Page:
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Doing the Roadkill Slink

Doing the Roadkill Slink

Article by: by Sherryl Nash

Reproduced with permission of the author

You know immediately what this article concerns. It's that walk we runners sometimes get. It's not the "Scoping Hotties" walk, no, dear Watson, it's not. It's more the "Got Shot in Leg" Shuffle, or the "Cool Clothes Did Not Help Me" Stagger. It's the godawful Roadkill Slink.

It's what I get every time I lose a race to Dianna, my buddy, or my other friend Janice. Sure they're my buddies, but I hate to lose to them, or to anyone older than me and faster, like Anne for example. I'd rather spit on Superman's cape than lose to those guys. They beat me severely about the head quite a bit and never let me forget who is superior on most days. Thus, the Slink...

I feel the walk coming on when they pass me in the race, which is commonplace. All of a sudden, various ailments emerge. Following is a list of several great excuses you can write down and remember. Each excuse comes with it's complete set of permitted actions in order for you to choose the one that suits you on that fateful day when you find yourself doing the Roadkill Slink:

The big old HEADACHE excuse

  • staggering
  • dropping out of race holding head
  • sitting down midrace -big variable on finishing times

The STITCH excuse

  • contorting body in various angles while running
  • gasping
  • laying on side of road moaning and writhing, legs bent at odd angles
  • side bends on side of road
  • ugly facial expressions


  • lose race, go to toilet, sulk alone--no time limit
  • audio effects on course including reverb/echo
  • whiny attitude
  • the amazed expression
  • a great excuse to drop totally out of race


  • a snide "Happy Birthday" to the winner
  • kicking tires, generalized stomping about
  • sneering at winner allowed
  • pompous vows of retribution broadcast over crowd at awards ceremony
  • flagrantly not taking Tee Shirt from race on purpose (double points for giving it back)


  • extremely slow times due to stupendous training program
  • giving up in midstream once the fasties descend on you, smiling wide
  • easy to blame on insufficient carbos or marathon training pace

So, I'm sure you are asking right now, "What in the heck is the Slink? How do I know when I've been infected with it? What do I do about it?

Buddy, I promise you, you can feel it coming on. All of a sudden, you're just waddling. You think "HOOWEY, I'm doing great" until your competitor passes you (especially at the end of the race). All of a sudden, your butt slows down to half pace. Your legs are moving, but you are in complete slo-mo. You look around and you blurt "NOOOOOOOOOOOOO", but they continue to pass you. Your brain kicks into excuse mode.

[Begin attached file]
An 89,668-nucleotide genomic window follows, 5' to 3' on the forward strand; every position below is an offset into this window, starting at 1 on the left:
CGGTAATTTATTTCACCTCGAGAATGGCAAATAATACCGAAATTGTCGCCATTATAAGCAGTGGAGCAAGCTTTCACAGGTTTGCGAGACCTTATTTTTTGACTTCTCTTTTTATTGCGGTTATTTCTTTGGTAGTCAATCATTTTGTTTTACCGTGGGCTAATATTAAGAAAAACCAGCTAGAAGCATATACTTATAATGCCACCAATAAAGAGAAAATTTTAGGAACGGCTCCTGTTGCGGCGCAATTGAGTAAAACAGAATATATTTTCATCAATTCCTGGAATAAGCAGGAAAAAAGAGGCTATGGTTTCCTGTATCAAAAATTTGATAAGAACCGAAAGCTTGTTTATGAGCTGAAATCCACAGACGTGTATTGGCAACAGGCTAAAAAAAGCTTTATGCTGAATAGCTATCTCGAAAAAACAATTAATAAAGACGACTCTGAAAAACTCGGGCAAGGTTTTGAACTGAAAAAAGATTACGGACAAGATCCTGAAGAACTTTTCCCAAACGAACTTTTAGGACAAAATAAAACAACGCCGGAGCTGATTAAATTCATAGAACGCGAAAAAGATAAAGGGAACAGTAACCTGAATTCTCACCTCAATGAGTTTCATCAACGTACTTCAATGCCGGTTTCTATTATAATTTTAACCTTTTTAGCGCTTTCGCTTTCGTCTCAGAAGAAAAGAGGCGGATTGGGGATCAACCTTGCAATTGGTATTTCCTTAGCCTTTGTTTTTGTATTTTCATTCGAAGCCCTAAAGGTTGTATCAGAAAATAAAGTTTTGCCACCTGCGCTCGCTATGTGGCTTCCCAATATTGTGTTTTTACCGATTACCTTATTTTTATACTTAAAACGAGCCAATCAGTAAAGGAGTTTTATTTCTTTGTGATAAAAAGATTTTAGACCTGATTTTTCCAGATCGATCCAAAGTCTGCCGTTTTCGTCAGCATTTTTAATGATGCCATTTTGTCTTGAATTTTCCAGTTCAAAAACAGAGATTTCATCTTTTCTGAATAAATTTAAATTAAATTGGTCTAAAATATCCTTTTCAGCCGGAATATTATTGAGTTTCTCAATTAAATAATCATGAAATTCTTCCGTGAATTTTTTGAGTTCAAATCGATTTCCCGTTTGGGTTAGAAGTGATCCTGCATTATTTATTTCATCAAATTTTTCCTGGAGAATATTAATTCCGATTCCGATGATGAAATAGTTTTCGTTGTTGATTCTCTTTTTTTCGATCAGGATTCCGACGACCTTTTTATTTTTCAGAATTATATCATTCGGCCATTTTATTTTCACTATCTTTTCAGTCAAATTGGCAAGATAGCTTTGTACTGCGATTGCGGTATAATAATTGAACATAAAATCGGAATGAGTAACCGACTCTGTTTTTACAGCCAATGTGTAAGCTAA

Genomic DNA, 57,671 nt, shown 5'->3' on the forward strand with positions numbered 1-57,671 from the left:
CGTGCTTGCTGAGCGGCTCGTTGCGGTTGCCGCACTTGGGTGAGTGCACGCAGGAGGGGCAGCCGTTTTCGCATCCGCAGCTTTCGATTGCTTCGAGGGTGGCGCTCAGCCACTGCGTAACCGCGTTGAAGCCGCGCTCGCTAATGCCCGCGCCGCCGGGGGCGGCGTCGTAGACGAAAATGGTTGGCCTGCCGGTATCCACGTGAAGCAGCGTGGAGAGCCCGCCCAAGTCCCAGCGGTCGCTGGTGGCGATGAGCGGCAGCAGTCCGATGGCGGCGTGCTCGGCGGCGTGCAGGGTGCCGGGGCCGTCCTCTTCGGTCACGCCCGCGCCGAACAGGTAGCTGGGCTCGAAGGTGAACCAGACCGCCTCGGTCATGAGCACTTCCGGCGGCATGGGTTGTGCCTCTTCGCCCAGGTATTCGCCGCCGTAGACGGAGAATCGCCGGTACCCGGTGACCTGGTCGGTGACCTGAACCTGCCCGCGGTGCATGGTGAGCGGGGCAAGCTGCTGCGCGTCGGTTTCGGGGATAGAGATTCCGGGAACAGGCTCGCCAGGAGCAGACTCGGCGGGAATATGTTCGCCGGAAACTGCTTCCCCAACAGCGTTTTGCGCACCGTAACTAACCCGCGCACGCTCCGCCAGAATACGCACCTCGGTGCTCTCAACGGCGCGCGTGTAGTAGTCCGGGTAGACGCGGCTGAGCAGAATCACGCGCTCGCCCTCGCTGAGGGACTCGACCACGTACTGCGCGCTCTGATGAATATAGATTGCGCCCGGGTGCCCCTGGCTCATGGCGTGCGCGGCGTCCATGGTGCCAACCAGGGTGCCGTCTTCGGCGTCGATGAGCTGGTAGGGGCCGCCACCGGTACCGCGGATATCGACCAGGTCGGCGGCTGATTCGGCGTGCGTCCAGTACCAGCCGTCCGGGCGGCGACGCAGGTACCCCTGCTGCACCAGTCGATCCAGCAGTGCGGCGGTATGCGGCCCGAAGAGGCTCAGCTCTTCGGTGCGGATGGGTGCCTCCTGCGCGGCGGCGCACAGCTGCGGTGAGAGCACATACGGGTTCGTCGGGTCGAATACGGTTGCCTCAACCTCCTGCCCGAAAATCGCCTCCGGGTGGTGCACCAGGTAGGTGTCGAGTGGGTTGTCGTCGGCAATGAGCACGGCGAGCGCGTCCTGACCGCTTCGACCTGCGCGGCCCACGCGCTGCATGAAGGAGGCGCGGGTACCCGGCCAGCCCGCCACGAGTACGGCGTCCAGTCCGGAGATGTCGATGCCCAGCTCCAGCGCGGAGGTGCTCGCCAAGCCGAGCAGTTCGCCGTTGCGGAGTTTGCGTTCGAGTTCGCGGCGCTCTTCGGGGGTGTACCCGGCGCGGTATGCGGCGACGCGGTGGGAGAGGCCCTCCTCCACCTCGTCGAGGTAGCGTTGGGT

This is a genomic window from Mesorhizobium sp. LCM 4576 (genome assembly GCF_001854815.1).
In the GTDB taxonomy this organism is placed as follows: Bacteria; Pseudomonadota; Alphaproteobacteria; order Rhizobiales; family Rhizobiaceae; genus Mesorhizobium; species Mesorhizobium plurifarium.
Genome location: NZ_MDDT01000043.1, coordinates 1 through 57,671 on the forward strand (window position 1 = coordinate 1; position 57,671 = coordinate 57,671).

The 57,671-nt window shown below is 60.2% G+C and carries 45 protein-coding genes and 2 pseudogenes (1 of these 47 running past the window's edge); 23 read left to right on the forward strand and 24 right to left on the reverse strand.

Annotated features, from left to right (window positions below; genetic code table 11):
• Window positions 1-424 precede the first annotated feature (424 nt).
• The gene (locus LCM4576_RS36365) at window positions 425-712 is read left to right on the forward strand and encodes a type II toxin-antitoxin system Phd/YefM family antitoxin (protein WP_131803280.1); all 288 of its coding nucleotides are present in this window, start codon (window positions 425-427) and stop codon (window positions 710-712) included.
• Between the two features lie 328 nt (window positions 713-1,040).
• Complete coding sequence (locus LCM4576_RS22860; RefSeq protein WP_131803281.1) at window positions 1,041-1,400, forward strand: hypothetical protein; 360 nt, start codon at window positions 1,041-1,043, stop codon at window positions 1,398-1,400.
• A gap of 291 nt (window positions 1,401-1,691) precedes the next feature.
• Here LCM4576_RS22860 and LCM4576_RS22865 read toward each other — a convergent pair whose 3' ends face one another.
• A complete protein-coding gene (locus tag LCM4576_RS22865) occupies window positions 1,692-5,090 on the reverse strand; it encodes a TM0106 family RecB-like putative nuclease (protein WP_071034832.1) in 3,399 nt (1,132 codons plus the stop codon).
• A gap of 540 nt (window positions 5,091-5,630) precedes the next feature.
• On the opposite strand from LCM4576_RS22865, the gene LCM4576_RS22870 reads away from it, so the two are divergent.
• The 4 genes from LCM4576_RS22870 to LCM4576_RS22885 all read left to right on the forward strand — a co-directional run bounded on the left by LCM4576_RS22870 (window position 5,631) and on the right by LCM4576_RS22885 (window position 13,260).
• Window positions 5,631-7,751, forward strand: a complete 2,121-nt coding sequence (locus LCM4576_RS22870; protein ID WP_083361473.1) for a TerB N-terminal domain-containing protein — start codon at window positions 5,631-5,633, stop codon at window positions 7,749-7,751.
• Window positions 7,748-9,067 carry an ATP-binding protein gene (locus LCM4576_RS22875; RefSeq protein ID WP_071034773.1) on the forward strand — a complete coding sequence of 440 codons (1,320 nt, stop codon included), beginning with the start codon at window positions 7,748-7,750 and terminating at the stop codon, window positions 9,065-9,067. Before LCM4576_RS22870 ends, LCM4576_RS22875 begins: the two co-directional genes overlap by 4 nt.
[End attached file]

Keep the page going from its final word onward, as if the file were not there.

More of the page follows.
Endless questions..."Why did this person pass me?", "Why did I let that happen?"...Observations such as "Whoa, that person is the real thing" or "I am definitely not the real thing"....Totally abandoning the race and instantly seeking the justification of doing so rather than going for it and passing them back.

I've been in both places. I've been where I've known I could pass and win, and didn't on purpose. I've mostly been the one passed soundly and decisively by others. One thing's for sure about me most races-- I have a hard time pushing myself. So when I do, it's usually against someone besides my friends. They make it a habit of beating me. I always cringe and die when they pass me, but I've grown accustomed to it. Sometimes in the morning before the gun goes off, I turn to my buds and say "I feel like a good butt kickin' today", and they never cease to oblige me.

The Slink is an artform perfected by people like me who lose alot. I guess losing and winning are relative, but losing is a lot more common in running. If all the losers of road races would stand together in a line each holding a piece of spaghetti (nice effect), the line would stretch to the Moon (complete speculation). Losers all have that walk at one time or another, and we come in droves.

I had it just the other day after losing by about 14 seconds to a person that had just moved up into my agegroup. Thinking she was no threat, I didn't find out until later that I had miscalculated. I walked back to my car as if I were dragging concrete overshoes. I was complete Roadkill. The Roadkill Slink had hit bigtime. You know, the guts splattered on the pavement thing. The complete dejection and what-if thing. The rethinking of the race...the reckoning...

If you get it, you know what I mean. You can't stand tall until you try again. That Slink follows you around. Everyone knows you have it. They can tell by how long it takes you to walk across the parking lot. You're just slogging slowly in your boots. You're just an old tired dried up piece of shoe leather and that other person that just beat you is the bomb. You are generally sweating bullets and they're fresh as a daisy. Their freshness makes you slink even harder.

So glad to meet you, fellow Roadkill Slinker. I know you've been there, and I know where you are going. The cool lesson is that we have to lose alot in order to win. Think of Babe Ruth and his endless strikeouts. No one remembers the outs he made. Everyone remember his incredible history of home runs.

The key is getting in to the race in the first place, which sets us all apart. Getting up to bat. We've earned our right to win, and the loss is a byproduct of our attempt to win. Well, good luck with the excuses. Oh, and by the way, I seem to stop slinking about mid-day after a race. I crawl out from under the rock and it's a new day. I will live to race again. So will you. The Roadkill Slink. It's not a pet. It's a way of life.

Sherryl Nash
Dallas, USA

This page last updated: Saturday 20 March 2010

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